My son, age 47, passed from pure fentanyl injection at his workplace on 10/4/18 & my life seems to have lost meaning since then. He left behind a 10 year old son whom he loved more than life. It was a gradual passage from crack cocaine to heroine addiction, thanks to a girl who I knew he loved who shot his first needle. He met her at an Outpatient facility. I was able to call 911 two years previous when we was revived from an overdose & he reluctantly spent 28 days in rehab.but refused to enter a long term commitment facility, which my ex husband offered to pay for. He entered a methadone program but he had lost his job, his vehicle (due to non payment of DMV fees & ins) Additionally, he was only able to have provisional visits with his son & was far behind in child support payments. I just believe he gave up on himself, altho I never had. I am still in shock & disbelief, as I had prayed, fervently, that he would become well. That did not happen & two officers came to my door at 9:50 P.M. to advise my son was deceased. He was my first born & I’m left heartbroken that I could not have prevented his accidental, premature passing. He lived with me most of the time, & his void is unbearable. Long term treatment should be made mandatory when repeated addicts exit incarceration; not left back on the streets with a slap on the hand.It this had been done, my forever missed son may have been one of the ones who could have that can never be. I pray for all of you who have endured the same, unending agony; I hope we can reach a pont of peace one day, as I hope our children have, without the pain & struggle which encompassed much of their days. Love & condolences to all…Pat S., down the Jersey Shore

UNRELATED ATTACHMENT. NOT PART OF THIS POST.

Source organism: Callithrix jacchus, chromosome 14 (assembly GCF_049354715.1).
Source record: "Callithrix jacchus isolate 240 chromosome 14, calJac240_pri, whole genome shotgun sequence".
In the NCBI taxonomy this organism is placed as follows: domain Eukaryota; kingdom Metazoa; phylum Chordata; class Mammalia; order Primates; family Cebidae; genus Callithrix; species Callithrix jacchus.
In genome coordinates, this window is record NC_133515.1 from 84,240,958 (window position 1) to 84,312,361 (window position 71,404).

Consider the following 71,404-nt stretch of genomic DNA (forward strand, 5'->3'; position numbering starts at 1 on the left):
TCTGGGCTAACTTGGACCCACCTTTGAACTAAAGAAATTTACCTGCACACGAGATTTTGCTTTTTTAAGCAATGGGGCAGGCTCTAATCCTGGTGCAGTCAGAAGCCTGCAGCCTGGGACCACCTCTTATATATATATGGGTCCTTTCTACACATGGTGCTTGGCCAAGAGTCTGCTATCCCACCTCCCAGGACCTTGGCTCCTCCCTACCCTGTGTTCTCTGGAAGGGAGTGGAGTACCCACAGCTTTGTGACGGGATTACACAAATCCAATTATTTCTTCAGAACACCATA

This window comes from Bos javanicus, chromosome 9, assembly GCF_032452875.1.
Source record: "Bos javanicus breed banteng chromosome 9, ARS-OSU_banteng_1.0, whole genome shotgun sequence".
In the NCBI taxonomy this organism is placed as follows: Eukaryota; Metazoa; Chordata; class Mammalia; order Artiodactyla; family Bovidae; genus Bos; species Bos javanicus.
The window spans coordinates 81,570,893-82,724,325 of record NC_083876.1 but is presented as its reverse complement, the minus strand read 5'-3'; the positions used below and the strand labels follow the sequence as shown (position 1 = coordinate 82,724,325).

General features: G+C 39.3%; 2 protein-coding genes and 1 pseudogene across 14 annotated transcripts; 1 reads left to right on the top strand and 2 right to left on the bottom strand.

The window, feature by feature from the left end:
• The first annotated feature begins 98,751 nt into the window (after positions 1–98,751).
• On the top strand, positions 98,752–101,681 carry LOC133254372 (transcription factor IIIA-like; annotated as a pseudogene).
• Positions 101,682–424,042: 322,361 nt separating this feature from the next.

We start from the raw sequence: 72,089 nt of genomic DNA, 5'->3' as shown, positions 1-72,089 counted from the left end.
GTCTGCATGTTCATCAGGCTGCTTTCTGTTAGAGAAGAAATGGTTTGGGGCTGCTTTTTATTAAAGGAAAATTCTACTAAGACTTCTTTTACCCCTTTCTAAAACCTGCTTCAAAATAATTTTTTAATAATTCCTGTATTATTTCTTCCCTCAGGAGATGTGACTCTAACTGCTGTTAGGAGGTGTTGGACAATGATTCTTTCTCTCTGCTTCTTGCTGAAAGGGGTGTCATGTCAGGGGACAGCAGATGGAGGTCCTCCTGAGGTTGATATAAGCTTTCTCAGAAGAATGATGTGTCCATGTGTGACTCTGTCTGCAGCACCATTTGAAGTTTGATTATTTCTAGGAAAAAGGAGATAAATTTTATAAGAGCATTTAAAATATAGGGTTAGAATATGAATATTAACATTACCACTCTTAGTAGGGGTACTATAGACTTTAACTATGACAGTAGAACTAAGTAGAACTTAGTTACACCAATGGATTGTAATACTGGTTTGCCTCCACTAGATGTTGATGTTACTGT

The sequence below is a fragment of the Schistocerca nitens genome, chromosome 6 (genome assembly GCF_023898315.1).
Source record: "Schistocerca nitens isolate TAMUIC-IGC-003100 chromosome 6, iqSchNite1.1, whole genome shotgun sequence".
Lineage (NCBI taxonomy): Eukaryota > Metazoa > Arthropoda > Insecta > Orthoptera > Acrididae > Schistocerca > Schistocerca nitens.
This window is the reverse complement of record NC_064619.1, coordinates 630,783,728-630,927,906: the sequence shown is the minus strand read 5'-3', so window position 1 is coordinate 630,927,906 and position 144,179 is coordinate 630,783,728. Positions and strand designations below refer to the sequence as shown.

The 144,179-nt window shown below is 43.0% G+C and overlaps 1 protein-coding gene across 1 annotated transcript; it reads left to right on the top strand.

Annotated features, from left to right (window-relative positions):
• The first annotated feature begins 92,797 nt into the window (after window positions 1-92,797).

• NorthPoint Staff February 15, 2019 at 5:16 pm - Reply

          We are sorry for your loss but appreciate you sharing your story. We hope that one day you too could find peace. You may want to look into a local support group where you live, it may help you process your loss by talking about it and sharing your story. We wish you and your family all the best in the future!

      • LORI February 23, 2019 at 10:54 pm - Reply